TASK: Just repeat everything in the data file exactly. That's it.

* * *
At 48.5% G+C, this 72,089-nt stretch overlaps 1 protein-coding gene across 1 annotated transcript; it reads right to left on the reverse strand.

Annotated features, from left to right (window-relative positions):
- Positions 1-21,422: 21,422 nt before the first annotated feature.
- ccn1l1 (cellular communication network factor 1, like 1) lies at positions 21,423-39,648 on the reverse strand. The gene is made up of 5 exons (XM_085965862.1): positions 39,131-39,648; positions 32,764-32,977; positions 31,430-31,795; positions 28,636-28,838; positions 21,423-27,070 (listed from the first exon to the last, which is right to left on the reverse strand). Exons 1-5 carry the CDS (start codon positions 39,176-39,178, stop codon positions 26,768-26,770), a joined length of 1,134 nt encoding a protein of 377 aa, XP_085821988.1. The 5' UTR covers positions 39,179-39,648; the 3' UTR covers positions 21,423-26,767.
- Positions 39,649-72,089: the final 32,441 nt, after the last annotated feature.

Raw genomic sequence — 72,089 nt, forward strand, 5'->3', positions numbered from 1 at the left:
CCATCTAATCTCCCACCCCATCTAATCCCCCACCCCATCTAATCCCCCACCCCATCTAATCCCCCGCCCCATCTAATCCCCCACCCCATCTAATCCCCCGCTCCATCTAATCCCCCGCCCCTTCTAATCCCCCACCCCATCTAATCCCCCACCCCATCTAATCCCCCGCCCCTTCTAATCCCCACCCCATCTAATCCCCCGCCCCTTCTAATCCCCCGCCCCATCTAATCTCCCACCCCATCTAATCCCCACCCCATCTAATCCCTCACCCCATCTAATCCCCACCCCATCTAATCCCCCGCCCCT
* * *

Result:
At 48.5% G+C, this 72,089-nt stretch overlaps 1 protein-coding gene across 1 annotated transcript; it reads right to left on the reverse strand.

Annotated features, from left to right (window-relative positions):
- Positions 1-21,422: 21,422 nt before the first annotated feature.
- ccn1l1 (cellular communication network factor 1, like 1) lies at positions 21,423-39,648 on the reverse strand. The gene is made up of 5 exons (XM_085965862.1): positions 39,131-39,648; positions 32,764-32,977; positions 31,430-31,795; positions 28,636-28,838; positions 21,423-27,070 (listed from the first exon to the last, which is right to left on the reverse strand). Exons 1-5 carry the CDS (start codon positions 39,176-39,178, stop codon positions 26,768-26,770), a joined length of 1,134 nt encoding a protein of 377 aa, XP_085821988.1. The 5' UTR covers positions 39,179-39,648; the 3' UTR covers positions 21,423-26,767.
- Positions 39,649-72,089: the final 32,441 nt, after the last annotated feature.

Raw genomic sequence — 72,089 nt, forward strand, 5'->3', positions numbered from 1 at the left:
CCATCTAATCTCCCACCCCATCTAATCCCCCACCCCATCTAATCCCCCACCCCATCTAATCCCCCGCCCCATCTAATCCCCCACCCCATCTAATCCCCCGCTCCATCTAATCCCCCGCCCCTTCTAATCCCCCACCCCATCTAATCCCCCACCCCATCTAATCCCCCGCCCCTTCTAATCCCCACCCCATCTAATCCCCCGCCCCTTCTAATCCCCCGCCCCATCTAATCTCCCACCCCATCTAATCCCCACCCCATCTAATCCCTCACCCCATCTAATCCCCACCCCATCTAATCCCCCGCCCCT